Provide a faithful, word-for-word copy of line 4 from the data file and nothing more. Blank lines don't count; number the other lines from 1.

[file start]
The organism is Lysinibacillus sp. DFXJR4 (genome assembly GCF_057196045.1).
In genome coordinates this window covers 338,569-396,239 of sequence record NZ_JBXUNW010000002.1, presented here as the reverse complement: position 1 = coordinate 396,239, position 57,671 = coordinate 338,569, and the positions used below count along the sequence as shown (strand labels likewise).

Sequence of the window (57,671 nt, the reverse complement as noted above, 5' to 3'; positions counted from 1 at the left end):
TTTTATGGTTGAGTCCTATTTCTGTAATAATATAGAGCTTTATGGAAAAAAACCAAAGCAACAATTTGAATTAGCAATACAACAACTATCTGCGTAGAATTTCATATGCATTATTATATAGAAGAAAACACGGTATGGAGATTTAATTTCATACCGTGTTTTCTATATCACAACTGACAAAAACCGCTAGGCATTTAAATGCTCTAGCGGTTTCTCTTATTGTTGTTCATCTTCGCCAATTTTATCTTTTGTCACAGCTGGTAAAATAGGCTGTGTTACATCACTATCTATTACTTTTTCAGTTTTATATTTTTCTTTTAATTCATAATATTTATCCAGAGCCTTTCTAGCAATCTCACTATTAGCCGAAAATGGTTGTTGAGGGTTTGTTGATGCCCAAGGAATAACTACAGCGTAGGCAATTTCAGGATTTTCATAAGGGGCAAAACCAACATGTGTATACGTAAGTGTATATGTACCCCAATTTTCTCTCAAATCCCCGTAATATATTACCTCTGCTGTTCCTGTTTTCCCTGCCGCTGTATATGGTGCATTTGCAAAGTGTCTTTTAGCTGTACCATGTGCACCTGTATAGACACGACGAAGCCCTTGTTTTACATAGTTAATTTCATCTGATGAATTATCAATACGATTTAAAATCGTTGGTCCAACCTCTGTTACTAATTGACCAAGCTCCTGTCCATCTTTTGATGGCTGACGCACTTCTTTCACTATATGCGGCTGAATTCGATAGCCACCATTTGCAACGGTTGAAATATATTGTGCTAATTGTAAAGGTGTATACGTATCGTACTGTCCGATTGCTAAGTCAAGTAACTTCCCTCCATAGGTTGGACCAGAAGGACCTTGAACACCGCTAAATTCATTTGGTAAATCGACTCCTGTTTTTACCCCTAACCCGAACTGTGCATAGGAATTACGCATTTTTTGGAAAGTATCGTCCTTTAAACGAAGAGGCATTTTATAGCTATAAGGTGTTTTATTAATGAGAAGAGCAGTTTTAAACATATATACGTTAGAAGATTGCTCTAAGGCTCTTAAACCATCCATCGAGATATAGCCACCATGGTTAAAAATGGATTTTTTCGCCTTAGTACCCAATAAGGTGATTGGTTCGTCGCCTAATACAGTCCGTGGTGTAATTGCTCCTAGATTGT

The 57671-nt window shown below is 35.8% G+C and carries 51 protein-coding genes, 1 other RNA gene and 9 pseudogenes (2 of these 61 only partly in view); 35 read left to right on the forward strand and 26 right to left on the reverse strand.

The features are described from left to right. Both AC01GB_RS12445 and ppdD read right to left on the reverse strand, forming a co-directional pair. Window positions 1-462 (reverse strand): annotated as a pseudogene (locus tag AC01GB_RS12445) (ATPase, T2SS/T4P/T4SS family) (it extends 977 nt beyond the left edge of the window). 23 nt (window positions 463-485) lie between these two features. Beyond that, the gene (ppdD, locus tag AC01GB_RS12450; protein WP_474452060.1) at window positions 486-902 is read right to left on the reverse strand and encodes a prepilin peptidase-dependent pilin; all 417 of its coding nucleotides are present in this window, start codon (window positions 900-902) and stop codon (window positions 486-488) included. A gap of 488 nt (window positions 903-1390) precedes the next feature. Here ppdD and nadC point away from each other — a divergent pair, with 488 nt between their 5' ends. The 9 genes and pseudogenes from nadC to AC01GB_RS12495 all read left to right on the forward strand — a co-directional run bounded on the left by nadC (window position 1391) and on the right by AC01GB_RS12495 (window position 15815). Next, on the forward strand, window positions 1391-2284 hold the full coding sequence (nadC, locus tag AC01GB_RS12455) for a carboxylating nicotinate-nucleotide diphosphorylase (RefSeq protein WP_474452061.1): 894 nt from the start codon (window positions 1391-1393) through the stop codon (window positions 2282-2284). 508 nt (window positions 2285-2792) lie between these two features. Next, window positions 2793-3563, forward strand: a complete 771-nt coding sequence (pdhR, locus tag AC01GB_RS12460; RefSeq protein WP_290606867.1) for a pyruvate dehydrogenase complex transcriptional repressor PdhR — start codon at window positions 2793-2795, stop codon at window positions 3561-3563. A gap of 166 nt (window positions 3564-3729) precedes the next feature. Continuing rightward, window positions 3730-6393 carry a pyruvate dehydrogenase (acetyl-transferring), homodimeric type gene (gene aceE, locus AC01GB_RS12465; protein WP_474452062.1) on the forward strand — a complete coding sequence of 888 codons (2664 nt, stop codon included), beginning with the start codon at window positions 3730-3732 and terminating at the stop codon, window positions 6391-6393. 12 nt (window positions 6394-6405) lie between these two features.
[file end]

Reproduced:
TTTTATGGTTGAGTCCTATTTCTGTAATAATATAGAGCTTTATGGAAAAAAACCAAAGCAACAATTTGAATTAGCAATACAACAACTATCTGCGTAGAATTTCATATGCATTATTATATAGAAGAAAACACGGTATGGAGATTTAATTTCATACCGTGTTTTCTATATCACAACTGACAAAAACCGCTAGGCATTTAAATGCTCTAGCGGTTTCTCTTATTGTTGTTCATCTTCGCCAATTTTATCTTTTGTCACAGCTGGTAAAATAGGCTGTGTTACATCACTATCTATTACTTTTTCAGTTTTATATTTTTCTTTTAATTCATAATATTTATCCAGAGCCTTTCTAGCAATCTCACTATTAGCCGAAAATGGTTGTTGAGGGTTTGTTGATGCCCAAGGAATAACTACAGCGTAGGCAATTTCAGGATTTTCATAAGGGGCAAAACCAACATGTGTATACGTAAGTGTATATGTACCCCAATTTTCTCTCAAATCCCCGTAATATATTACCTCTGCTGTTCCTGTTTTCCCTGCCGCTGTATATGGTGCATTTGCAAAGTGTCTTTTAGCTGTACCATGTGCACCTGTATAGACACGACGAAGCCCTTGTTTTACATAGTTAATTTCATCTGATGAATTATCAATACGATTTAAAATCGTTGGTCCAACCTCTGTTACTAATTGACCAAGCTCCTGTCCATCTTTTGATGGCTGACGCACTTCTTTCACTATATGCGGCTGAATTCGATAGCCACCATTTGCAACGGTTGAAATATATTGTGCTAATTGTAAAGGTGTATACGTATCGTACTGTCCGATTGCTAAGTCAAGTAACTTCCCTCCATAGGTTGGACCAGAAGGACCTTGAACACCGCTAAATTCATTTGGTAAATCGACTCCTGTTTTTACCCCTAACCCGAACTGTGCATAGGAATTACGCATTTTTTGGAAAGTATCGTCCTTTAAACGAAGAGGCATTTTATAGCTATAAGGTGTTTTATTAATGAGAAGAGCAGTTTTAAACATATATACGTTAGAAGATTGCTCTAAGGCTCTTAAACCATCCATCGAGATATAGCCACCATGGTTAAAAATGGATTTTTTCGCCTTAGTACCCAATAAGGTGATTGGTTCGTCGCCTAATACAGTCCGTGGTGTAATTGCTCCTAGATTGT